There is a new trend in the workplace which has seen an increase in the number of people being termed “contractors”. As a result of this shift, contractors are often paid more than their employee counterparts and thus often think they are not entitled to the benefits of being an employee, including notice upon termination. Recent developments in the common law suggest otherwise.
In a rather stunning decision, the Ontario Court of Appeal upheld a lower court decision awarding 26 months of notice to two contractors. Amongst other things, the decision illustrates i) dependent contractors may be entitled to a reasonable notice period for the termination of their employment and ii) dependent contractors don’t necessarily get a shorter notice period than employees.
That case is Keenan v. Canac Kitchens Ltd., 2016 ONCA 79 (CanLII).
Lawrence Keenan began working for Canac Kitchens Ltd. in 1976, His wife, began work at the same company in 1983.
The Keenans’ were terminated by Canac on March 15, 2009 and were given no notice of this termination, based on the fact that they were independent contractors.
The Keenans’ relationship with Canac came to an end on March 15, 2009. Mr. Keenan was 63-years-old and Mrs. Keenan was 61-years-old.
At the beginning of their work, Mr. and Mrs. Keenan worked full time at Canac. They continued this full-time work until October 1987, where they were informed that they would continue their work as contractors. Their titles were changed and the way they provided installation services were also affected.
Following this, the Keenans’ relationship with Canac and their duties remained unchanged. The Keenans continued to provide the services they had always provided and continued to receive the benefits they had been receiving, including sporting Canac memorabilia and receiving awards for their loyal service.
When Canac ended the relationship in 2009, it provided the Keenans with no notice, no payments in lieu of notice, and no statutory entitlements. Canac submitted that the Keenans were independent contractors and thus were not entitled to benefits or notice.
At trial, the judge held that the Keenans were in fact entitled to reasonable common law notice of their termination, similar to employees, and were given 26 months notice each. The trial judge based his decision on the intermediary category of work between employee and independent contractor: dependent contractor.
The hallmark of this intermediate category is exclusivity of work. In other words, if a contractor works exclusively or almost exclusively for one employer.
The trial judge’s decision was appealed to the Ontario Court of Appeal, however the appeal Court agreed and upheld the award of 26 months notice.
Issues on appeal:
- Did the Trial Judge err in finding the Keenans to be dependent contractors?
- Did the Trial judge err in awarding 26-months-notice to the Keenans?
Dependent Contractor Status
One test for determining whether or not a worker is an independent or dependent contractor is the notion of exclusivity. This is per the Ontario Court of Appeal’s 2009 decision in McKee v. Reid Heritage Homes.
The case of Belton v Liberty Insurance Co of Canada defined the term: Exclusivity is whether or not an agent is limited exclusively to the service of the principal.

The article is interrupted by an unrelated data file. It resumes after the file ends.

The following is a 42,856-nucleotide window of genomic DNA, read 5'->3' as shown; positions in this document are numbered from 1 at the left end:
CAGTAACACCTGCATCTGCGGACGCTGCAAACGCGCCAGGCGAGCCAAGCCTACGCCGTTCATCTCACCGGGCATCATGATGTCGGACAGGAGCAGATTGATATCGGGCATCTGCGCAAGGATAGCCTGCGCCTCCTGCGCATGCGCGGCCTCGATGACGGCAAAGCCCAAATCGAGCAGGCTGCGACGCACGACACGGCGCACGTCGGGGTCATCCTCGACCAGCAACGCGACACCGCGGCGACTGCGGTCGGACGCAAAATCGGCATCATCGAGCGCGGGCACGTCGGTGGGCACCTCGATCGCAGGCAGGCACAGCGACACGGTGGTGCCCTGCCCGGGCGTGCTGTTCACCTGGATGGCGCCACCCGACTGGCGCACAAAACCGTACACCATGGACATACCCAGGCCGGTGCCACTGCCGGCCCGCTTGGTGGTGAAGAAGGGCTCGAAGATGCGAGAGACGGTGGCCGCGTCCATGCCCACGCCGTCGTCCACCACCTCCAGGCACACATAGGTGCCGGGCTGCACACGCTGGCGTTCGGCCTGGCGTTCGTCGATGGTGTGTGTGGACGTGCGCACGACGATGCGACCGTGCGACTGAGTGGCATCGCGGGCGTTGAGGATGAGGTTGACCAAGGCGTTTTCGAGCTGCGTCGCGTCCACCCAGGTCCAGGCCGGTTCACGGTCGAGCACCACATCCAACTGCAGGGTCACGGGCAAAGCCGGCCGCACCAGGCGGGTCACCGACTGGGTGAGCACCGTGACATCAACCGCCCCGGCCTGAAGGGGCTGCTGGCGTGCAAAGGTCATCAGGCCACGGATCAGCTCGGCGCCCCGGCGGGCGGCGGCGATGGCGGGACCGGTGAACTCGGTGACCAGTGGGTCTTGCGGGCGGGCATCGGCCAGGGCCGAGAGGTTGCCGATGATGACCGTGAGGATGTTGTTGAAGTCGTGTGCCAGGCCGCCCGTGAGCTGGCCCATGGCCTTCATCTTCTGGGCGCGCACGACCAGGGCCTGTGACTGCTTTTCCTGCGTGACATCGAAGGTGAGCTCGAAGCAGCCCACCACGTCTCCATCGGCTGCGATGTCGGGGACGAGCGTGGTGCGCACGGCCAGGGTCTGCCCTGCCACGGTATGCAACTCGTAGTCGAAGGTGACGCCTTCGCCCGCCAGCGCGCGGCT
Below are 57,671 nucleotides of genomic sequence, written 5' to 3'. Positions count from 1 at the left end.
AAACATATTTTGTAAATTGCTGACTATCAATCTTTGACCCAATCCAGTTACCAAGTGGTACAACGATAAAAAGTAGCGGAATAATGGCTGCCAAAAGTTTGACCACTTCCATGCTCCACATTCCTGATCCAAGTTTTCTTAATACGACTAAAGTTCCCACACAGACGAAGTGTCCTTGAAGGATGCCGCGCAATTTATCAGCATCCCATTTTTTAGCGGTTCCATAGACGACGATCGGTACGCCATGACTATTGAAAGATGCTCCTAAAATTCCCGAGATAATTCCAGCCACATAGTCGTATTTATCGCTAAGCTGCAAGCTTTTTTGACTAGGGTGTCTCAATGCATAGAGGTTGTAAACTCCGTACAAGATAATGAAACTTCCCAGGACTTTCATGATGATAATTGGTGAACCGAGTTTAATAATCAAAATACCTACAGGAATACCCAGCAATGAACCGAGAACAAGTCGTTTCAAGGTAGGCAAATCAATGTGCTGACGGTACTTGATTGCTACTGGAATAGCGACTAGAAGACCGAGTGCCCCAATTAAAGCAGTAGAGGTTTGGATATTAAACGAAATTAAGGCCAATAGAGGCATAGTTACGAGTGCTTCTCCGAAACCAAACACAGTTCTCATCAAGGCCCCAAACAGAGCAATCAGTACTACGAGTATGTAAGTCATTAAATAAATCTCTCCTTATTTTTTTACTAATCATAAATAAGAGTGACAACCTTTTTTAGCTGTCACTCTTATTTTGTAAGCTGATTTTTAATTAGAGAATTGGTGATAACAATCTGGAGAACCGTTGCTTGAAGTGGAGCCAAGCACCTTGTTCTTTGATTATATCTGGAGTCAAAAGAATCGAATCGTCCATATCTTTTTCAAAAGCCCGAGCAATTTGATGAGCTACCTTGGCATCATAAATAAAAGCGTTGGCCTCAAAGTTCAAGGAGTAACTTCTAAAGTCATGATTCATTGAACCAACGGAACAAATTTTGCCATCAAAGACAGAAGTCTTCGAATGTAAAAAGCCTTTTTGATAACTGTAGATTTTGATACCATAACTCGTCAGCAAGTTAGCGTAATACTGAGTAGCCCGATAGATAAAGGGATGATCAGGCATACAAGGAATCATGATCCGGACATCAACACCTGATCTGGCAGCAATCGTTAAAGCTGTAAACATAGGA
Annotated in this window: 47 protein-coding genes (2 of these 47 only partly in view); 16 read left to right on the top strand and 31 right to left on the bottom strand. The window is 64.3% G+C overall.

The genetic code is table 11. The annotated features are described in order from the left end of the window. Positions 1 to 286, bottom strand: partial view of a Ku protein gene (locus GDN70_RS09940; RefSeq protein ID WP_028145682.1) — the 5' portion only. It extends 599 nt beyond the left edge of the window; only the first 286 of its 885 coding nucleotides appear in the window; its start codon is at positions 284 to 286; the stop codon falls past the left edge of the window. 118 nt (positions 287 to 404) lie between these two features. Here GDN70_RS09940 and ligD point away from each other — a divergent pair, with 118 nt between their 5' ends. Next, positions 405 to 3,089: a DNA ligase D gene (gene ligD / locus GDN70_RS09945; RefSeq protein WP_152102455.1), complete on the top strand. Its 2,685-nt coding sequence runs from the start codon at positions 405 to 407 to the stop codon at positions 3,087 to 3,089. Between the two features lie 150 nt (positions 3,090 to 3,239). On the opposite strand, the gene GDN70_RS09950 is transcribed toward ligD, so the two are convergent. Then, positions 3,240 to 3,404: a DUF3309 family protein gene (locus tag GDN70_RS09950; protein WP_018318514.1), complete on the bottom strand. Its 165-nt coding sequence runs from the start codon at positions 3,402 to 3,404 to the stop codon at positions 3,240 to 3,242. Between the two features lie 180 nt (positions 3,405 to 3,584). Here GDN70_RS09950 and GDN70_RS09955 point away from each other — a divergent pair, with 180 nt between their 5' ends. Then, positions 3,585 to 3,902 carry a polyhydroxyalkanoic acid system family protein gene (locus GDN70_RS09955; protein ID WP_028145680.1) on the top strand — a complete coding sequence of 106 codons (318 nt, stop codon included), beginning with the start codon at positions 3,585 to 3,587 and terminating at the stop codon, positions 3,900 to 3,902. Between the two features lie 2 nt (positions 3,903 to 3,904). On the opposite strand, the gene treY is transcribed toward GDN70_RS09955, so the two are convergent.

The Ontario Court of Appeal (ONCA) in Canac affirmed that ‘a determination of exclusivity must take into account a full history of the relationship’. Although the Keenans did provide work for a competitor during the last two years of their relationship, the substantial majority of the work done by the Keenans continued to be performed for Canac. The ONCA agreed with the trial judge, that while the Keenans at a time did work for another company for a brief time, the Keenans worked with Canac for the majority of their work and that a finding of exclusivity had been made out.
In particular, the ONCA, in agreement with the trial judge found that the Keenans were economically dependent on Canac. This furthered the notion of exclusivity and gave weight to a finding of dependent contractor status.
Appropriate Notice Period
Canac argued that the trial judge had made an error in awarding the Keenans with 26 months’ notice without the explicit finding of exceptional circumstances. Canac argued that without this finding, reasonable notice did not warrant a notice period beyond the usual cap of twenty-four months.
Lack of Exceptional Circumstances
The Court did not find the lack of an explicit finding of “exceptional circumstances” fatal to the award. Instead, the cumulative factors of length of service, ages at termination, supervisory status and exclusivity justified an award in excess of 24 months.
A company’s misclassification may cost a company quite a sum: Companies cannot shower workers with responsibilities of a dependent contractor, give them the title of ‘independent worker’, and expect that to be the end of the matter. As can be seen with Canac Kitchens, the Court looks beyond the label or title.
More and more, the courts are willing to give dependent contractors the same benefits, the same treatment, and the same (or even longer!) notice periods as employees. Workers may not need to be entirely exclusive to one their employer for the court to deem them dependent contractors. An overall context will be considered.
Where employers are in long-term relationships with contractors, employers should carefully evaluate these relationships. Where employees are performing contracted work, they should be mindful of the responsibilities they undertake, the level of control they have, their freedom to perform services for others (including competitors), and the length of time they work for the company or corporation.
If you have any questions about your employment situation, your status as a contractor or questions about a working relationship in general, contact Monkhouse Law today for a free consultation.
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